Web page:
Spinone Italiano (plural: spinoni Italian) is a square and solidly constructed predator. Spinoni are muscular and powerful, built more for endurance than speed. The dense coat has a natural, uncut form and comes in various colors and patterns. The face expresses the breed’s abundant Old World charm. Those soft, sweet expressive eyes closed with shaggy eyebrows and tufted beards have won the hearts of many in Italy – and they are getting new victories here in America every day.
Spinoni, a very old breed, are among the many field dogs in continental Europe renowned for their versatility. His strengths as a hunter’s companion include intelligence, a great nose, the ability to reclaim on land or lake, and endurance to work all day and demand more than eagerness. The name Spinone means “Pino”, a thorny tree found in the Piedmont region of Italy. It was there that the All-Weather, All-Purpose Spinoni was first banned for working with human hunters in the mountainous region of Alpine Italy. Spinone is thought to be a cross of thick-haired Italian setters, born with those abandoned by Greek merchants and others from the Adriatic coast, besides being crossed with the White Mastiff and perhaps the French Griffon.
Spinone has a distinctive profile and a soft, almost-human expression. The breed is designed for endurance. With muscles, vigorous and powerful bone, Spinone has a strong buildup that makes him resistant to fatigue and able to work in almost any area; Big feet and two-piece topline give the dog stability on bumpy ground. Spinone covers the ground efficiently, combining a purposeful, easy trot with an intermittent gallop. A stiff, single coat and thick skin enable Spinone to negotiate the underbrush and tolerate cold water that would punish any dog for not being naturally armored. This versatile indicator is a skilled swimmer and an excellent dog by nature. Spinone is patient, organized and cooperative in the field, and has a gentle attitude.
The gestation period in lasts for 60-64 days The primary period of the reproductive cycle of the female is called Proestrus and goes on for around 9 days. During this time the females begin to draw in males. The subsequent part is the Estrus when the bitch is receptive to the male. It goes on for around 3 to 11 days. The third part is the Diestrus. Usually, it happens around day 14. In this period the bitch’s discharge changes for distinctive red and reaching its end. The vulva gets back to average, and she will no longer allow mating. The fourth part called the Anestrus. The time span between heat periods ordinarily keeps going around a half year. The litter size ranges between 6 to 8 puppies at a time’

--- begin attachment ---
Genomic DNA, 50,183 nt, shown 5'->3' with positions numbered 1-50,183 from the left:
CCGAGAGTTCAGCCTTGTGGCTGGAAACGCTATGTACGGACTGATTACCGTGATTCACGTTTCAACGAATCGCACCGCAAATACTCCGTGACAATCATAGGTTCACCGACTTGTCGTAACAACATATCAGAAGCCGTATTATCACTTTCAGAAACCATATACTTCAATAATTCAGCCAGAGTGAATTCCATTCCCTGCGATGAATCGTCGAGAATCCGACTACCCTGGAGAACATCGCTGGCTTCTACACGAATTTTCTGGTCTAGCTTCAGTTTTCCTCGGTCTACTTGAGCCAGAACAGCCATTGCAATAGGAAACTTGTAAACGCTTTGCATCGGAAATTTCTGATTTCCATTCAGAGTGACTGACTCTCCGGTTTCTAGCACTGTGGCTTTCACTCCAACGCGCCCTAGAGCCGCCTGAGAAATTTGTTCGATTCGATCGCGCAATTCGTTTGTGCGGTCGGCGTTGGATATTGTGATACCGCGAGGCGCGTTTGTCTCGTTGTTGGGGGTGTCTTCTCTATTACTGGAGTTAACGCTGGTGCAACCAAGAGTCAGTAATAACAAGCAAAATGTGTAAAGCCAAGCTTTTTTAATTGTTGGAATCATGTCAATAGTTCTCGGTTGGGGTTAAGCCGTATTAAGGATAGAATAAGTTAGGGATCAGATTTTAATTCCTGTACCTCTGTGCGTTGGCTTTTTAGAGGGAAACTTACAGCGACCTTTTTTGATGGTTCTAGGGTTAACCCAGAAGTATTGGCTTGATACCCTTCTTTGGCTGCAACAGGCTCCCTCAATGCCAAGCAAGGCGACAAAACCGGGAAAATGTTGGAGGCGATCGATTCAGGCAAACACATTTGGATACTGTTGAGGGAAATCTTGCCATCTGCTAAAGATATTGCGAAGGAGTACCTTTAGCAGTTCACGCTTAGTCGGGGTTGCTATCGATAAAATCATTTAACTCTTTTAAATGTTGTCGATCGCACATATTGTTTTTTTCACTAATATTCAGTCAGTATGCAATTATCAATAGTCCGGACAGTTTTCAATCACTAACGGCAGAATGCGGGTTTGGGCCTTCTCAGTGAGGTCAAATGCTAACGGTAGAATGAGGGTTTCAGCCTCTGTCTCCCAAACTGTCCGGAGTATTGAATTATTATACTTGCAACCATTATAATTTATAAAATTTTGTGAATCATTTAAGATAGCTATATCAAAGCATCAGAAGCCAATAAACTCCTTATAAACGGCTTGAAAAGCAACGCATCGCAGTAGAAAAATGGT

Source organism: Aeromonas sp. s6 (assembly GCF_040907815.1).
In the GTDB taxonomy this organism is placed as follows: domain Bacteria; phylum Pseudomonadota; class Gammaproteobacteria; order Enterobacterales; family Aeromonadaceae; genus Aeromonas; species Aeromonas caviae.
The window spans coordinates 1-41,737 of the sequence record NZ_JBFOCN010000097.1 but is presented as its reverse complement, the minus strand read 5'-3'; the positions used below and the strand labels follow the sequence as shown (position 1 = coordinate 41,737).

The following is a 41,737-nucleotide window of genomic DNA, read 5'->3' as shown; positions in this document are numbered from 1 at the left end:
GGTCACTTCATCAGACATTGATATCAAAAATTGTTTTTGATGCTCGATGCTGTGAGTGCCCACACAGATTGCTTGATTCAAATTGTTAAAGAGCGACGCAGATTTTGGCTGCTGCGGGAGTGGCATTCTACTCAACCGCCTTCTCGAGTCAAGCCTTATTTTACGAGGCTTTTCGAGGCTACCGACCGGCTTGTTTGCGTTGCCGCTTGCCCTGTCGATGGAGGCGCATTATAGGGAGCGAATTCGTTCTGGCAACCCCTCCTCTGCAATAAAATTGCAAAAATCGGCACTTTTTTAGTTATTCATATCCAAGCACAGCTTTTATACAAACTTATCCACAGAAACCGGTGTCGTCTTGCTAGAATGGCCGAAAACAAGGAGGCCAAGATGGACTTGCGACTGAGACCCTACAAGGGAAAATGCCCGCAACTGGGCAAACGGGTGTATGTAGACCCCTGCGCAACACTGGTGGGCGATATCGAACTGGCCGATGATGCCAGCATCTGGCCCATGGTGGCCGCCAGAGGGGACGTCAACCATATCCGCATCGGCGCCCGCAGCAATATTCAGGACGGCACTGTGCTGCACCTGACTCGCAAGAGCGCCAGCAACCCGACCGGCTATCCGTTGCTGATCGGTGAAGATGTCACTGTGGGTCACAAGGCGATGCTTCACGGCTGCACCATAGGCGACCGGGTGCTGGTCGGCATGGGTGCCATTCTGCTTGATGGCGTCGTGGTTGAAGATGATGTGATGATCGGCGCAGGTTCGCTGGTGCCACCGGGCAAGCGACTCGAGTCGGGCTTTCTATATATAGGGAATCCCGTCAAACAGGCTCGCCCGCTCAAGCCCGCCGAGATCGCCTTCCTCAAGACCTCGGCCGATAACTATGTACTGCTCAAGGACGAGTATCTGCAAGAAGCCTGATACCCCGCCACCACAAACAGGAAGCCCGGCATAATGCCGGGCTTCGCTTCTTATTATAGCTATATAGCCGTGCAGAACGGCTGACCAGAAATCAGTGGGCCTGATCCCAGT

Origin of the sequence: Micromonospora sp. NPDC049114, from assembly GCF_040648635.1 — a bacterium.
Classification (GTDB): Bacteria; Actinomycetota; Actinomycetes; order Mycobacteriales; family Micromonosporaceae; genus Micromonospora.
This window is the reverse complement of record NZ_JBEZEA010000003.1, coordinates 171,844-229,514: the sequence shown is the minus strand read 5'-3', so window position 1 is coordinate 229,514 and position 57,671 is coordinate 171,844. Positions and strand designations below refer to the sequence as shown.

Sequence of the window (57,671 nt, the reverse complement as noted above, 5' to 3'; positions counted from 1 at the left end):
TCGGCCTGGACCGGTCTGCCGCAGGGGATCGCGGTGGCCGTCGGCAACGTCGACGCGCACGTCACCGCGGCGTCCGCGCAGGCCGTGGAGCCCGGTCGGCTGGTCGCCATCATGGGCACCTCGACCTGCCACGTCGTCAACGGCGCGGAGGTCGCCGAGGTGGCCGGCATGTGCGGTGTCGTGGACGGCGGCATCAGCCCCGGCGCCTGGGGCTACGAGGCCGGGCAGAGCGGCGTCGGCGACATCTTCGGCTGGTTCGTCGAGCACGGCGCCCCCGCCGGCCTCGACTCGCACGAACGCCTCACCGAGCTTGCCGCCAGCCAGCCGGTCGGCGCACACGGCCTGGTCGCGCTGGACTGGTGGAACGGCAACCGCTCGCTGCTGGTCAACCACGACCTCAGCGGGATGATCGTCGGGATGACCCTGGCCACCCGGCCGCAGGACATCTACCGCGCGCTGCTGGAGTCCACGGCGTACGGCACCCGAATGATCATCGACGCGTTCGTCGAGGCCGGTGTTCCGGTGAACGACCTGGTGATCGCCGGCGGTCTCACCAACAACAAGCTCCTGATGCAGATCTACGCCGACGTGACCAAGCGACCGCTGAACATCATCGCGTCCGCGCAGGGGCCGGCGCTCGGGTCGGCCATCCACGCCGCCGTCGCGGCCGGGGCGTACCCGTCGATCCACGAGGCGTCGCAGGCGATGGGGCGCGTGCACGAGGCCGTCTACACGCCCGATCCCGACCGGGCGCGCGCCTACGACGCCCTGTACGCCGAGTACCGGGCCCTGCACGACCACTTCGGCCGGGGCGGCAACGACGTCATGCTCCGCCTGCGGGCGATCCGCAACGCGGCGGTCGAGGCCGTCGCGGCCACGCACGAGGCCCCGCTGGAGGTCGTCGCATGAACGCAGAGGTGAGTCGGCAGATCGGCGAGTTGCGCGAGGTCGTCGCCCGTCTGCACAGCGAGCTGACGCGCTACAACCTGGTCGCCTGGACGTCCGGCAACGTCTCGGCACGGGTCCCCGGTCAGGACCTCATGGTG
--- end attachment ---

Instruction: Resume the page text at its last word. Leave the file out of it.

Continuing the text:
Despite the standard saying that the breed should be “kept in a natural state”, Spinoni requires some grooming. They should be stripped by hand instead of scissors to remove dead hairs, as well as maintaining a coat length of one and a half to two and a half . Spinone needs to clean your ears at least once a week. The legs should be placed in a brushed column, and no feathers should be left on the tail. Nails should be cut once a week.
An experienced breeder shares insights on breed training qualifications: “Spinoni are very soft, very stubborn and very smart. Training is mostly about ‘barter’. With many breeds, if you say ‘jump’, then They will ask, ‘How high?’ Like they are jumping, while a spinone will ask, ‘Why?’ You can teach Spinone the basics and even train them for competitive obedience — just don’t expect them to be ‘high and tight’ about it every time. They can say to you, ‘No, not today. maybe later.’ They are smart, but a challenge, and they will stop if training is too hard or rigorous. When hunting, they hunt where they want and will place food on your table. Spinoni are not ‘robot hunters’ where You’ll tell them, go there. Spinoni teaches hunters how to trust their dogs in the farm. “
Spinoni are “less octane” than other sports breeds. While a hike or walk is always a good idea, it is not something that should be done every day. A large, safely fenced yard and plenty of playing time will keep a Spinone happy, along with being a part of the family, which is just as important to his well-being as an exercise. Spinoni are not “kennel dogs” or dogs that can just be left alone outside — they must be part of the family at all times, which means being a house dog, living with the family.
Spinone should perform well on high quality dog food, whether it is commercially manufactured or prepared at home with the supervision and approval of your vet. Any diet should be appropriate for the age of the dog (puppy, adult, or senior). Some spinoni may be pickle eaters. Know which human foods are safe for dogs and which are not. Contact your vet if you have any concerns about your dog’s weight or diet. Clean, fresh water must be available at all times.
Some may experience spinoni bloat, which may be related to the very sensitive nature of the breed. Because Spinoni will be more anxious when their owners are worried, it can cause a vicious cycle in terms of dog eating or possibly stressing themselves in bloat. It is important to ensure that spinone has a quiet time to digest after eating to help prevent bloat.
Responsible breeders will examine their stock for health conditions such as hip and elbow dysplasia and eye anomalies. As with all breeds, spinone’s ears should be checked regularly for signs of infection, and teeth should be brushed frequently, ideally every day, using toothpaste designed for dogs.
Recommended health tests from the National Breed Club: